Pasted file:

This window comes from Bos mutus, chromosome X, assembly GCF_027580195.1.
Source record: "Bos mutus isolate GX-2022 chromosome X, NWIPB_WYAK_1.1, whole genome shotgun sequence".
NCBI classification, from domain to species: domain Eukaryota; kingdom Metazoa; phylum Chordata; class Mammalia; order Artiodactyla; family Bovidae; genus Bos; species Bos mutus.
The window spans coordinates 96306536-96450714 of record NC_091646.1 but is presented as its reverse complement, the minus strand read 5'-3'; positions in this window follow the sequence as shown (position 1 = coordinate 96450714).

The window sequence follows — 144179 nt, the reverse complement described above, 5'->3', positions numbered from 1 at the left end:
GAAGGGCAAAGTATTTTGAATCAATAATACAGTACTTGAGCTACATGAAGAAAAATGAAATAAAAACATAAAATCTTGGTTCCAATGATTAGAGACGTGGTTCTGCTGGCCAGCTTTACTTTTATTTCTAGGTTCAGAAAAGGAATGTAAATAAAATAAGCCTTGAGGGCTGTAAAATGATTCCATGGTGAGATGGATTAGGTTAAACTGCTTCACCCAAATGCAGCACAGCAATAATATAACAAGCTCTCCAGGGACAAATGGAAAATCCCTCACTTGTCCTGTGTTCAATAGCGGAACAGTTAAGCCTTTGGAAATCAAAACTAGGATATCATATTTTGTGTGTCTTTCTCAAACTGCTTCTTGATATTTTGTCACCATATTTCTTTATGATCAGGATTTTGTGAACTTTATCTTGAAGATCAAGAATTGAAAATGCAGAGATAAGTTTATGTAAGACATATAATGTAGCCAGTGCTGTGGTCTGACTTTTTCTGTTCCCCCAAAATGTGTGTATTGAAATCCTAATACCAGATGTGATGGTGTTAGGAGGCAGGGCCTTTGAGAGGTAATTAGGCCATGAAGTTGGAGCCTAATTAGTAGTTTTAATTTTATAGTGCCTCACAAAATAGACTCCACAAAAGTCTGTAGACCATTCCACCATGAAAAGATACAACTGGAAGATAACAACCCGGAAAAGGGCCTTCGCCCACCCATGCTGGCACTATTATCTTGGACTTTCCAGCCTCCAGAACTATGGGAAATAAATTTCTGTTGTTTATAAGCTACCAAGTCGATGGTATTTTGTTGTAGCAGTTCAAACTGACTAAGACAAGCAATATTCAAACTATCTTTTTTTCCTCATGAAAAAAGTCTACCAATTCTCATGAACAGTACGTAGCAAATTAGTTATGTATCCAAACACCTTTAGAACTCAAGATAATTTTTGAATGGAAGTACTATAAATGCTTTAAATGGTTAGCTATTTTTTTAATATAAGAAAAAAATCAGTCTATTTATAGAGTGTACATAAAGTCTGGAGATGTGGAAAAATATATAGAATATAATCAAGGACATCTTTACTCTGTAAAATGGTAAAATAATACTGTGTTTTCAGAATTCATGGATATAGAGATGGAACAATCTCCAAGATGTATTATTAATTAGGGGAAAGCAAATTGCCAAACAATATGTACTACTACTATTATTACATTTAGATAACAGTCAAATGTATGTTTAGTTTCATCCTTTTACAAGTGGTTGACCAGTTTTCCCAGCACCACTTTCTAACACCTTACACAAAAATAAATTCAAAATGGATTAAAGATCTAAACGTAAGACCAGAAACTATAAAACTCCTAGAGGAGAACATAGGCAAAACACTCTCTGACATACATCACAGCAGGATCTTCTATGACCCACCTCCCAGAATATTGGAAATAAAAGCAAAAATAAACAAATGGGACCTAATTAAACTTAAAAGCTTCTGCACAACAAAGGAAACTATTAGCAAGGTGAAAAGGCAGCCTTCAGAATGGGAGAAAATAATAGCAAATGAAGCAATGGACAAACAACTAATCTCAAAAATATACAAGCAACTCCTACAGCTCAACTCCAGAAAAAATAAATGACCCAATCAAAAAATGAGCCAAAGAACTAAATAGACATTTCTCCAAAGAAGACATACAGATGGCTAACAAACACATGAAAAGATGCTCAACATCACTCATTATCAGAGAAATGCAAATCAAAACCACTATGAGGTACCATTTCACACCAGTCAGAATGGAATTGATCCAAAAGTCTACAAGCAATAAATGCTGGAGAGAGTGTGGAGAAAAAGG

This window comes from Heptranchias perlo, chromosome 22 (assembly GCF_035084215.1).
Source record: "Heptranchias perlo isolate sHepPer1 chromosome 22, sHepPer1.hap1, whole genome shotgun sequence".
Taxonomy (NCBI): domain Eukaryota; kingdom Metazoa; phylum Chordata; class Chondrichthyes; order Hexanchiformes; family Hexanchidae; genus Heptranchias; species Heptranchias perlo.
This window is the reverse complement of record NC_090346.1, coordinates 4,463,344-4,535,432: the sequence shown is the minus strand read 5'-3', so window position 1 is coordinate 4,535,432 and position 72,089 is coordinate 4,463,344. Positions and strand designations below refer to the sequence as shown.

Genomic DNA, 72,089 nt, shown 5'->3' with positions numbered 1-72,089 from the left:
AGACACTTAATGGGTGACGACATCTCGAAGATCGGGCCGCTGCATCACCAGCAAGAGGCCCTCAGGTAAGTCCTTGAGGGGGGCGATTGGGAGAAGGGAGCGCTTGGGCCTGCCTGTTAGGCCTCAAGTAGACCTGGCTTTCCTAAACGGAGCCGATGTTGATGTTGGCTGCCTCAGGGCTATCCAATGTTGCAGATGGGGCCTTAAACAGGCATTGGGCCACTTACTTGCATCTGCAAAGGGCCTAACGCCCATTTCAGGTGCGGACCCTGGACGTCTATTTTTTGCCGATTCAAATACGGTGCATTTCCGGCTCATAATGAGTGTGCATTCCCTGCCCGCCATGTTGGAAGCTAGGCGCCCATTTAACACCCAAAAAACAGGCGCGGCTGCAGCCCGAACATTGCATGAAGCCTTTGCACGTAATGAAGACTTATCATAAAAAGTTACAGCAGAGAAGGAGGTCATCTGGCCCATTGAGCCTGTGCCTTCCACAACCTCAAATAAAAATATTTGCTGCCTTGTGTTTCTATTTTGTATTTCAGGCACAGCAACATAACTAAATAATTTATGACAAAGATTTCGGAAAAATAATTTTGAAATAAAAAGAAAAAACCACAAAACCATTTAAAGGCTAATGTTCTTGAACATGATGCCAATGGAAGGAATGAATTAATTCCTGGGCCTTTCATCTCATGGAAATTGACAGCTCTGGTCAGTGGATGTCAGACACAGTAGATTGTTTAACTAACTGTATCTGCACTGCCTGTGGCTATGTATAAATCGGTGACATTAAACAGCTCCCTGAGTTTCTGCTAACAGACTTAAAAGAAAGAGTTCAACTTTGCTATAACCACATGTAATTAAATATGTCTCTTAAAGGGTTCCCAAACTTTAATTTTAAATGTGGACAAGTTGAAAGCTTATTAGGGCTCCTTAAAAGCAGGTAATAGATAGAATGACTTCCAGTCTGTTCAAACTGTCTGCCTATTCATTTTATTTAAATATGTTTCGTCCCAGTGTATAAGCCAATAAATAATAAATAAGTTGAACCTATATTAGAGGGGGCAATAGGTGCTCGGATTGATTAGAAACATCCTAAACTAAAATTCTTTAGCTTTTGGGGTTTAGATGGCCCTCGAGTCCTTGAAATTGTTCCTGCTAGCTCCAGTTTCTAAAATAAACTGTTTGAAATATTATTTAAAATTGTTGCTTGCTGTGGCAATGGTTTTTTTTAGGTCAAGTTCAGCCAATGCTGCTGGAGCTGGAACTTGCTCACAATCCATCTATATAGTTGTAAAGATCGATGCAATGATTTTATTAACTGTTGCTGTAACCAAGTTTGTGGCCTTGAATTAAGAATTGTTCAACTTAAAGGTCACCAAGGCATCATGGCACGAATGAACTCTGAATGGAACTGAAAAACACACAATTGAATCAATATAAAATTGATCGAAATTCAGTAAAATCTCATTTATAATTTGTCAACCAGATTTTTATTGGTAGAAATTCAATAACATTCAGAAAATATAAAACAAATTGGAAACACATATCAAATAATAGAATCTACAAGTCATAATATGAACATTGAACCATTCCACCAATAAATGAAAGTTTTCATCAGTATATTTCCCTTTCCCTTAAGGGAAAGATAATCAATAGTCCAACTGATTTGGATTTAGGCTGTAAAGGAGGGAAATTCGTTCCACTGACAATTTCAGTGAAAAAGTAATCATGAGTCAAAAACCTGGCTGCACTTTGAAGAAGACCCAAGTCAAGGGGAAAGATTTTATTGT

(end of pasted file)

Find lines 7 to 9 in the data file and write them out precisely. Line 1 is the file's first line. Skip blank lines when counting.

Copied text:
This window comes from Heptranchias perlo, chromosome 22 (assembly GCF_035084215.1).
Source record: "Heptranchias perlo isolate sHepPer1 chromosome 22, sHepPer1.hap1, whole genome shotgun sequence".
Taxonomy (NCBI): domain Eukaryota; kingdom Metazoa; phylum Chordata; class Chondrichthyes; order Hexanchiformes; family Hexanchidae; genus Heptranchias; species Heptranchias perlo.